Now the authors portray a trajectory of the development of the working class. Early in the proletariat’s development, they are precarious as individuals. If they move along toward union, they first unify in a factory as each worker finds they share mutual precarity in relation to the factory owner. Then, perhaps, all factory workers who machine tools begin to develop a mutual group-interest (or class consciousness). Then they can develop a unified struggle (aka union) against the bourgeoisie in one locale. Initially Marx and Engels describe a primitivist impulse among workers to destroy the machines that replace them so that they can still have jobs, though the authors soon argue against this folly.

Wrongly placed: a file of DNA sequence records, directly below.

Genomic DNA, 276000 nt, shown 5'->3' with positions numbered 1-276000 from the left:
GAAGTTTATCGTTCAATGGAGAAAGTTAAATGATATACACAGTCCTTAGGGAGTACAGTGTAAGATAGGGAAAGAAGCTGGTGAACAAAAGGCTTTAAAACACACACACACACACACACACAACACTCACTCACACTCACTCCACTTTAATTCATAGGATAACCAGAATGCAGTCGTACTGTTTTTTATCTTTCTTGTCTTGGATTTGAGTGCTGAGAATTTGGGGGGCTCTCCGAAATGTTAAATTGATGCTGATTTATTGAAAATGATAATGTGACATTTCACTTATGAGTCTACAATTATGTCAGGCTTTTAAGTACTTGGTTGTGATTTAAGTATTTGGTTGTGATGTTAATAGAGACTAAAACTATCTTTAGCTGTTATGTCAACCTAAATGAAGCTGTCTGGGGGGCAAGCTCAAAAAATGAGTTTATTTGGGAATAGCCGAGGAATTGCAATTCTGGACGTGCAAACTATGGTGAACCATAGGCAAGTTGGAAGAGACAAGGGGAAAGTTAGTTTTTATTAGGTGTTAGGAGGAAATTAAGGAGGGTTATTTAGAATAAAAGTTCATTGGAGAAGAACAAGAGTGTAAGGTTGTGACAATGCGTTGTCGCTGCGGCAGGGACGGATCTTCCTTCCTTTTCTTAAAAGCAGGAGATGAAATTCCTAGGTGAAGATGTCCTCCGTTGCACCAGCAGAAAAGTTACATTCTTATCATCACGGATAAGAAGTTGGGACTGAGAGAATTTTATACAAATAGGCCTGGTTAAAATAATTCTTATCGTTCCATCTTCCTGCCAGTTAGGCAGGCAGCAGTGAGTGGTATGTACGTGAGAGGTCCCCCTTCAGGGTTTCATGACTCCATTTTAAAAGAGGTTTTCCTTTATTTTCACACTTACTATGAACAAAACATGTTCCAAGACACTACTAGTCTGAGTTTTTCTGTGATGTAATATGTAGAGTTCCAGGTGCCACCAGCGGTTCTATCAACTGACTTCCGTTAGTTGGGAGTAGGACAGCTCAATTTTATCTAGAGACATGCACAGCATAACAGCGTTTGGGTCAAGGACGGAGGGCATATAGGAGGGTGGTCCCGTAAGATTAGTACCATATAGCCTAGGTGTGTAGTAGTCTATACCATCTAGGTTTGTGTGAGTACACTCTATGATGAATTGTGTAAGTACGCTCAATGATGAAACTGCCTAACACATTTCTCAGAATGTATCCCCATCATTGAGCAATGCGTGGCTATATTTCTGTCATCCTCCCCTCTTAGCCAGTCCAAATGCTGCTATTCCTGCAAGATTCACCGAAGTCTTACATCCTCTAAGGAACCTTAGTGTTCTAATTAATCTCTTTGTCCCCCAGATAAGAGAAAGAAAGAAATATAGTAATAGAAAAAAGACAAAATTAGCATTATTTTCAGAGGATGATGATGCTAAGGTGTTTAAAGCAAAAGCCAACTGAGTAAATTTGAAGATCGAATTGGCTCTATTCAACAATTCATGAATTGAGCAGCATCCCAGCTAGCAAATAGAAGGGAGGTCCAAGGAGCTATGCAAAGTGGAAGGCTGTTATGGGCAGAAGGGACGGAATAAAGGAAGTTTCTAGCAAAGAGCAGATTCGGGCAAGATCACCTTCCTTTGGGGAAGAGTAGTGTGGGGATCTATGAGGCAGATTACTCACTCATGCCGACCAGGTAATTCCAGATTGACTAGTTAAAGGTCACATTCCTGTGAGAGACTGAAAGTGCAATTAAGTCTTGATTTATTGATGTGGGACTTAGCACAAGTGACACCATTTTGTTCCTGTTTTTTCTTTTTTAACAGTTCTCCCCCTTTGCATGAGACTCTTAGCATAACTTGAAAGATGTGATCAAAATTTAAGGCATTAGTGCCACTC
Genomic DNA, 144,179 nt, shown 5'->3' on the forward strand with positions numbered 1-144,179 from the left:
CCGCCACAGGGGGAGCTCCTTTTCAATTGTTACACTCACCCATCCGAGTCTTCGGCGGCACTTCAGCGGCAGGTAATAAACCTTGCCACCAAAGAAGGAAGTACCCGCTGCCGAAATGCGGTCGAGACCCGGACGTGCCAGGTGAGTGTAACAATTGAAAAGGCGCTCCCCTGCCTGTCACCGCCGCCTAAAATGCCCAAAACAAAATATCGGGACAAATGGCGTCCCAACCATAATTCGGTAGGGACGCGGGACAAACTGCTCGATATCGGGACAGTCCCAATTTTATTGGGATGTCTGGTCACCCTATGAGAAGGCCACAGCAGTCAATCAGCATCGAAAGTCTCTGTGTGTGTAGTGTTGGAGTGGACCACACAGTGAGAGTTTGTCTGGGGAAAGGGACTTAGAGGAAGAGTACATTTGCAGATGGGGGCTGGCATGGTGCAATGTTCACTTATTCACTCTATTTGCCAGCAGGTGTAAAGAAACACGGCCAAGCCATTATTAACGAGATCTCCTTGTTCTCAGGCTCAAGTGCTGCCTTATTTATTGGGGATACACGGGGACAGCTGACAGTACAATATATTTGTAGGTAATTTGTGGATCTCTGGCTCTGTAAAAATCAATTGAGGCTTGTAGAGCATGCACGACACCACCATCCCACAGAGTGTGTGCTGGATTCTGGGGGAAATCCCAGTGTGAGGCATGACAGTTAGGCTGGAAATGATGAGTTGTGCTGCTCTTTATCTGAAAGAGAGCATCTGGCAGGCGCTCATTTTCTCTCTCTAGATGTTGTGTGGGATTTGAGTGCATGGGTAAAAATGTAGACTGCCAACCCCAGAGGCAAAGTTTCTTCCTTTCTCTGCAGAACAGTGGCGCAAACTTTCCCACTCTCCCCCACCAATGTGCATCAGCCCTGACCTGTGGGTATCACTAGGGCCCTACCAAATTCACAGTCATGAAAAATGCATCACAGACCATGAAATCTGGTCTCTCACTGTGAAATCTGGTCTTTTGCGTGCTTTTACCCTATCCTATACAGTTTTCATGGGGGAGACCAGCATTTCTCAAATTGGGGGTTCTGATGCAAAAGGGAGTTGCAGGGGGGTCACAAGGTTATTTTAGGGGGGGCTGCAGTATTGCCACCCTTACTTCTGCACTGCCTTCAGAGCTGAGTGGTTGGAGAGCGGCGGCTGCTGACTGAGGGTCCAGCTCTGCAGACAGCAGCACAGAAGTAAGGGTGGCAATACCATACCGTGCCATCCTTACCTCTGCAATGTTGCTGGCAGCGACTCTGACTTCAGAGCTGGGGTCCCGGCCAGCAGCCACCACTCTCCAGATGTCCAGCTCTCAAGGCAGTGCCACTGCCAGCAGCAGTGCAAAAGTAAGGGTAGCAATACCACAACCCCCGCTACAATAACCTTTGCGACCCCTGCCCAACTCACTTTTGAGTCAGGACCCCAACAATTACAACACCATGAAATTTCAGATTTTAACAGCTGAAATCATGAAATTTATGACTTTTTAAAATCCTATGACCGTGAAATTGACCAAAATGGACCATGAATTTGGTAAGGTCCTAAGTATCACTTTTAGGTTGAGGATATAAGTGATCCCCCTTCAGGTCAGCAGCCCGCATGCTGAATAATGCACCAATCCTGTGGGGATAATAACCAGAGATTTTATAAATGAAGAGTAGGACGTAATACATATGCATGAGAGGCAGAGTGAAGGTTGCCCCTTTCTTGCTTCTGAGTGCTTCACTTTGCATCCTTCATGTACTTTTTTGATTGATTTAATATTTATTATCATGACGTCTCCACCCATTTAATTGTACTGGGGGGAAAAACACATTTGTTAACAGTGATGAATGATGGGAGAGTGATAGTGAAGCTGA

Proletarian unity becomes possible from the conditions that conjured the bourgeoisie into being: improved navigation and communication (today, the internet is a boon to groups trying to extend their influence from one locale, but also a potential hindrance in that it likewise makes surveillance by governments and corporations easier). When proletarians unify, they can exploit breaches in bourgeois unity, e.g., in the achievement of the 10-hour bill that Marx and Engels mention.

At the time of their writing, 1848, workers were subject to working hours much longer than 10-hour workdays, even upwards of 16 hours, 6-7 days a week.

As class struggle intensifies, the bourgeois and aristocracy, in an attempt to undermine the other, equip the proletariat with education. The small/petit bourgeois sometimes side with the proletariat against the bourgeois, but not to advance the proletariat, but in an effort to retain petty bourgeois privileges. Another class, the “social scum”/lumpenproletariat, is described by the authors as dangerous because they can potentially be bought off with enough provisions.